In order to understand the exact mechanisms behind these processes, the researchers have now examined up to 5,000 people from the general population as well as patients in rehabilitation clinics. They analyzed blood, hair, and urine as well as microRNA for stress markers. In addition, they extensively interviewed those affected and often followed them for several years. “This enabled us to reduce the number of possible psychosocial factors that are important for the transition from an acute pain episode to a chronic course from 250 to eight,” she says. “The social situation, vital exhaustion, critical events, and stress play an important role,” especially factors that are significant for a person’s sense of coherence. From this, the team developed diagnostics as an early warning system and an intervention that helps those affected to stabilize their permanently unbalanced system again – through moderate, individually adapted training. “Patients suffering from pain are often unable to exercise at all,” the researcher says. “But it's exactly about getting them moving and training so that the system restarts.” The diagnosis helps to find the right therapy modules for multimodal training based on the personal psychosocial risk profile. This contains modules that combine physical activation with cognitive training: Patients have to perform physical exercises and at the same time solve tasks that train their working memory. “MRI images have shown that this activates the frontal cortex and simultaneously reduces activity in the pain network,” Wippert explains. The provoked new neuronal activation patterns erase traces of pain and enable people to train in the pain-free range. They literally forget about the pain and do not perceive it clearly. “They also become smarter because the metabolism in the brain changes and the processing speed increases.” The signaling protein BDNF, which is important for nerve regeneration, also changes. However, it is important to adapt the training individually based on the analysis of the causes of pain that the team has developed.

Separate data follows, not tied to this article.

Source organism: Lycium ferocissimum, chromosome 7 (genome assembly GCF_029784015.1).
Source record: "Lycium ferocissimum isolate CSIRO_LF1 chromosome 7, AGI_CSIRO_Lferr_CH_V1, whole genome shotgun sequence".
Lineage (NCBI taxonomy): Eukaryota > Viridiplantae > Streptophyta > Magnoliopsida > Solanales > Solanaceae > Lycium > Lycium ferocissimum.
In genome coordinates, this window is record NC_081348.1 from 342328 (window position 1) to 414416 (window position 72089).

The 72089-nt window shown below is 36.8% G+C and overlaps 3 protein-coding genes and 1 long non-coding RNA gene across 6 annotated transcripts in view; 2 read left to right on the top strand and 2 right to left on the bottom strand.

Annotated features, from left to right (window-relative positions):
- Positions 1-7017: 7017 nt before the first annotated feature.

The stress test has now been completed and the young man has been “released”. Now the real work begins behind the mirrored glass where Prof. Wippert’s actual laboratory is located. The team analyzes the saliva samples directly on site and combines the results with the evaluations of the video recordings. This is the only way to carry out the large-scale studies on site with the help of which the researcher wants to tackle stress.

The Researcher

Prof. Dr. Pia-Maria Wippert is Professor for Medical Sociology and Psychobiology at the University of Potsdam.
Email: pia-maria.wippertuni-potsdamde

The Projects

The National Research Network for Medicine in Spine Exercise (MiSpEx), founded in 2011, is a network of 13 universities and clinics across Germany who joined forces to research back pain: in the interdisciplinary research project “Ran Rücken – Aktiv gegen Rückenschmerz” (2011-18), which was coordinated by the University of Potsdam (overall principal investigator Prof. Mayer). The goal was to develop, evaluate, and transfer function-related diagnostics, prevention, and treatment of back pain for elite sport and society. Prof. Dr. Pia-Maria Wippert and her team were responsible for the psychometric measurement setup and the psychometric methods for all three multicenter studies.

The project „RENaBack“ developed and tested multimodal intervention modules in the aftercare of back pain patients. The goal was to develop a personalized therapy program tailored to the patient’s own psychosocial risk profile, which patients can learn during the standard period of clinical rehabilitation and do independently as aftercare at home.

Further reading
Current publications by Pia-Maria Wippert and her team on the topic:
Puerto Valenica, L., Arampatzis, D., Beck, H., Dreinhöfer, K., Drießlein, D., Mau, W., Zimmer, J-M., Schäfer, M., Steinfeldt, F. & Wippert, P.-M. (2021). RENaBack: Study Protocol for a Multicenter, Randomized Controlled Trial for low back pain patients in rehabilitation. Trials, 22:932.
Wiebking, C., Lin C.-I., Wippert, P.-M. (2022). Training intervention effects on cognitive performance and neuronal plasticity. Frontiers in Neurology, Neurorehabilitation. 5;13:773813. fneur.2022.773813


This text was published (in german version) in the university magazine Portal - Zwei 2023 (PDF) and Portal Wissen - Eins 2024 „Bildung:digital“ (PDF).